Oates led team to first three playoffs

RICHMOND, Va. -- After Johnny Oates was diagnosed with a
brain tumor in 2001, he made a commitment to live each day to its

Knowing his time was short motivated Oates to climb out of bed,
even if it was just to see squirrels in the backyard or feel the
sun warming his face.

Oates died Friday at the Virginia Commonwealth University
Medical Center at about 2 a.m., his wife and brother at his side,
his son said. He was 58.

"He was very comfortable. He went very peacefully," Andrew
Oates, 28, said.

"I have learned more from him in the last three years than I
did in the first 25. I think he's accomplished more in the last
three years and touched more people in the last three years."

Oates was best known for managing the Texas Rangers to their
first three postseason appearances, in 1996, '98 and '99. He
resigned early in the 2001 season after the team lost 17 of its
first 28 games despite the offseason addition of $252 million free
agent shortstop Alex Rodriguez.

For Oates, the diagnosis of the aggressive tumor glioblastoma
multiforme helped him to focus on the things that mattered most to
him, primarily his family.

"When you look at it, it's a blessing," he said in a March
2003 interview with The Associated Press at his home near Richmond.

"Really there's only one day of the week that has any
importance, and that's today," he said then. "You can't do
anything about yesterday and you can't do anything about tomorrow.
It's just today."

Oates left an indelible mark on the Rangers. When Oates was
inducted into the Rangers Hall of Fame in August 2003, manager Buck
Showalter dedicated the manager's office with a plaque honoring

"That will always be Johnny's office. We're just renting it and
passing through," Showalter, who played for Oates, said Friday.
"The definition of man and manager, Johnny's picture will be next
to it."

Texas will retire Oates' No. 26 before a game dedicated to
him next season, the team announced Friday. A commemorative patch
will adorn the Rangers' uniforms all next season, and the club will
place the number 26 on the outfield wall, pending approval from

Oates shared the American League Manager of the Year award with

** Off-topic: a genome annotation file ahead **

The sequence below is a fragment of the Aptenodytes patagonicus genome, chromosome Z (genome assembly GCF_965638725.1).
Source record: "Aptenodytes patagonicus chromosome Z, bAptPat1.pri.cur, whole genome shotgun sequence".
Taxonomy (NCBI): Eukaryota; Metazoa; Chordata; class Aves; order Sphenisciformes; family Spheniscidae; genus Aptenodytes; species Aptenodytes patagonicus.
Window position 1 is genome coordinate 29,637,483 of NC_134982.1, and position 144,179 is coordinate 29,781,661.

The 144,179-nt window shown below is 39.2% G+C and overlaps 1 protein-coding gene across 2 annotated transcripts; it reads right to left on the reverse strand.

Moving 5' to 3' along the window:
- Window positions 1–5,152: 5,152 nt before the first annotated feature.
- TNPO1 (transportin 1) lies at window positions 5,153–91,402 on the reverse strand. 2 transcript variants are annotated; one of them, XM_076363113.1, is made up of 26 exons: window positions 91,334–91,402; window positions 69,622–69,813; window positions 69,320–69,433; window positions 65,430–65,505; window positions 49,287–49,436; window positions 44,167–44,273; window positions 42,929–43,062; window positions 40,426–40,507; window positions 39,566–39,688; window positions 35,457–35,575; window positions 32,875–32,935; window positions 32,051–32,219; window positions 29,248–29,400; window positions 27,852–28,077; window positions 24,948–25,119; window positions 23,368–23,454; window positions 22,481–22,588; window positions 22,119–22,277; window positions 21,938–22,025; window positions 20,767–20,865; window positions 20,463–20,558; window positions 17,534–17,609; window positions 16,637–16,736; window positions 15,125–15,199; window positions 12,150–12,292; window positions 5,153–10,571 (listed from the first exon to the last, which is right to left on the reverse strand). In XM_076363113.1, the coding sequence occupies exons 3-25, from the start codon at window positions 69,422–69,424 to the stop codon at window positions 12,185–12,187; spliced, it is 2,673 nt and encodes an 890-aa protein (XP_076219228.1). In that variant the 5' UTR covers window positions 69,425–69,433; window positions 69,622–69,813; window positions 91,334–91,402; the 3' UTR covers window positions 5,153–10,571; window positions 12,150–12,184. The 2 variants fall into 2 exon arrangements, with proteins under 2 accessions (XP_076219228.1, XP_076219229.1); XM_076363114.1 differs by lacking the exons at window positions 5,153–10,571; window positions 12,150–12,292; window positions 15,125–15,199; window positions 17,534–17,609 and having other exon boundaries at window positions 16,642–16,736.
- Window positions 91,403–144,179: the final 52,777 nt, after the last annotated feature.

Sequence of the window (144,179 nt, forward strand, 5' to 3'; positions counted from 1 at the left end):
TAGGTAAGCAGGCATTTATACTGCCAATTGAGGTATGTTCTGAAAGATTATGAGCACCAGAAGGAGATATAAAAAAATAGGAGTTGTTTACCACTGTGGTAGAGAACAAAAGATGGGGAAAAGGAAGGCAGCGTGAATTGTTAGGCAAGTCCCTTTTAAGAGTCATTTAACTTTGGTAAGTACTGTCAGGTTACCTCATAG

New York's Joe Torre in 1996, and managed the Baltimore Orioles
from 1991-94.

He was considering a return to managing in October 2001 when the
tumor was diagnosed. Doctors told him he'd likely die within months
without surgery, and possibly within 14 months even if he had the

Oates survived more than three years, achieving goals such as
attending the wedding of his daughter, the birth of a grandchild
and simply spending more time with his wife, Gloria.

"It was a pretty courageous fight," said John Blake, a former Rangers spokesman who worked for the organization when Oates coached in the '90s.

Showalter was among the friends that called regularly.

"Gloria said one of their prayers was that he would be in
Heaven before Christmas," Showalter said. "I bet there will be a
heck of a baseball game up there tomorrow ... no, the day after
tomorrow. It will take John time to get organized."

Oates had a regular season record of 797-746 and got his only
postseason victory in 10 tries when the Rangers made their playoff
debut, winning 6-2 at Yankee Stadium on Oct. 1, 1996. Texas lost
the next three games and was swept by the Yankees in 1998 and again
the next year.

Oates and his wife began each morning studying the Bible in the
sunroom of their home on Lake Chesdin, about 30 miles from
Richmond, and were active in their church. Oates also attended
local baseball games and enjoyed watching on television, free to
doze off when he grew weary.

"I don't miss baseball one single bit. I enjoy talking about
it, but I know I can't do it anymore. I like to watch it on TV,"
he said.

"I miss the people. I don't miss the stress that went with it,
all the decision-making. But now I enjoy being here. I enjoy being

Oates, a left-handed hitting catcher, played for five teams in
his major league career, starting with the Orioles in 1970. He
laughed years later recalling how his skills compared with those of
current catchers.

"I still don't know how I got to the big leagues because I
wasn't that good," he said in 2003. "I was a slap hitter. I kept
my mouth shut. I did. I kept my mouth shut. I couldn't throw. I
couldn't throw a lick."

For his career, Oates hit .250 with 14 homers and 126 RBI.

Oates' funeral will be Tuesday in Colonial Heights, followed by
burial in Chester.